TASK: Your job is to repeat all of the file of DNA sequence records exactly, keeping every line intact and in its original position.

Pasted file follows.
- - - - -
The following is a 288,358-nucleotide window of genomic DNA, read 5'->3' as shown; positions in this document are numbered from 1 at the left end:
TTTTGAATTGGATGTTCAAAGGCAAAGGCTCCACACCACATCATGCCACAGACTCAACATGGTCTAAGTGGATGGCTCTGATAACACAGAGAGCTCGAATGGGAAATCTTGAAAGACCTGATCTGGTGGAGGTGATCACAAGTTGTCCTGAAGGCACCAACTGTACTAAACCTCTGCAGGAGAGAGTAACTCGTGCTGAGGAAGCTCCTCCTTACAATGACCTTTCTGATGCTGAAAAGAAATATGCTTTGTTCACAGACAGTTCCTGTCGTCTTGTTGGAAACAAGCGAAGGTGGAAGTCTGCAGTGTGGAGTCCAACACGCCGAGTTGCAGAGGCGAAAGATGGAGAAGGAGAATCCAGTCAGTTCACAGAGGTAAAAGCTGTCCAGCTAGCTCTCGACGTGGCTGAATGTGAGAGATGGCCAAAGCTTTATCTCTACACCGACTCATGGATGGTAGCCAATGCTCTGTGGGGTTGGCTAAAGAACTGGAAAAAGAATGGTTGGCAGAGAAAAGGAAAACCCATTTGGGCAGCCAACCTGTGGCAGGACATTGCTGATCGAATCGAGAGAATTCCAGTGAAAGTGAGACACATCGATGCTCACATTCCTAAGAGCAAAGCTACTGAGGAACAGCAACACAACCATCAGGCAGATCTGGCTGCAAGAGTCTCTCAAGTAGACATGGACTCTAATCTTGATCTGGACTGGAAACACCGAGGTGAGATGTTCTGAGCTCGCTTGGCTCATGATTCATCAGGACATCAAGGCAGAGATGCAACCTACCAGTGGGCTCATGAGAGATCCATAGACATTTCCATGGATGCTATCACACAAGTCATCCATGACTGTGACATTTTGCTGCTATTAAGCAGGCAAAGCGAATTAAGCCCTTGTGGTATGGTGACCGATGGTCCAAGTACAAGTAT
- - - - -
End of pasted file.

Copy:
The following is a 288,358-nucleotide window of genomic DNA, read 5'->3' as shown; positions in this document are numbered from 1 at the left end:
TTTTGAATTGGATGTTCAAAGGCAAAGGCTCCACACCACATCATGCCACAGACTCAACATGGTCTAAGTGGATGGCTCTGATAACACAGAGAGCTCGAATGGGAAATCTTGAAAGACCTGATCTGGTGGAGGTGATCACAAGTTGTCCTGAAGGCACCAACTGTACTAAACCTCTGCAGGAGAGAGTAACTCGTGCTGAGGAAGCTCCTCCTTACAATGACCTTTCTGATGCTGAAAAGAAATATGCTTTGTTCACAGACAGTTCCTGTCGTCTTGTTGGAAACAAGCGAAGGTGGAAGTCTGCAGTGTGGAGTCCAACACGCCGAGTTGCAGAGGCGAAAGATGGAGAAGGAGAATCCAGTCAGTTCACAGAGGTAAAAGCTGTCCAGCTAGCTCTCGACGTGGCTGAATGTGAGAGATGGCCAAAGCTTTATCTCTACACCGACTCATGGATGGTAGCCAATGCTCTGTGGGGTTGGCTAAAGAACTGGAAAAAGAATGGTTGGCAGAGAAAAGGAAAACCCATTTGGGCAGCCAACCTGTGGCAGGACATTGCTGATCGAATCGAGAGAATTCCAGTGAAAGTGAGACACATCGATGCTCACATTCCTAAGAGCAAAGCTACTGAGGAACAGCAACACAACCATCAGGCAGATCTGGCTGCAAGAGTCTCTCAAGTAGACATGGACTCTAATCTTGATCTGGACTGGAAACACCGAGGTGAGATGTTCTGAGCTCGCTTGGCTCATGATTCATCAGGACATCAAGGCAGAGATGCAACCTACCAGTGGGCTCATGAGAGATCCATAGACATTTCCATGGATGCTATCACACAAGTCATCCATGACTGTGACATTTTGCTGCTATTAAGCAGGCAAAGCGAATTAAGCCCTTGTGGTATGGTGACCGATGGTCCAAGTACAAGTAT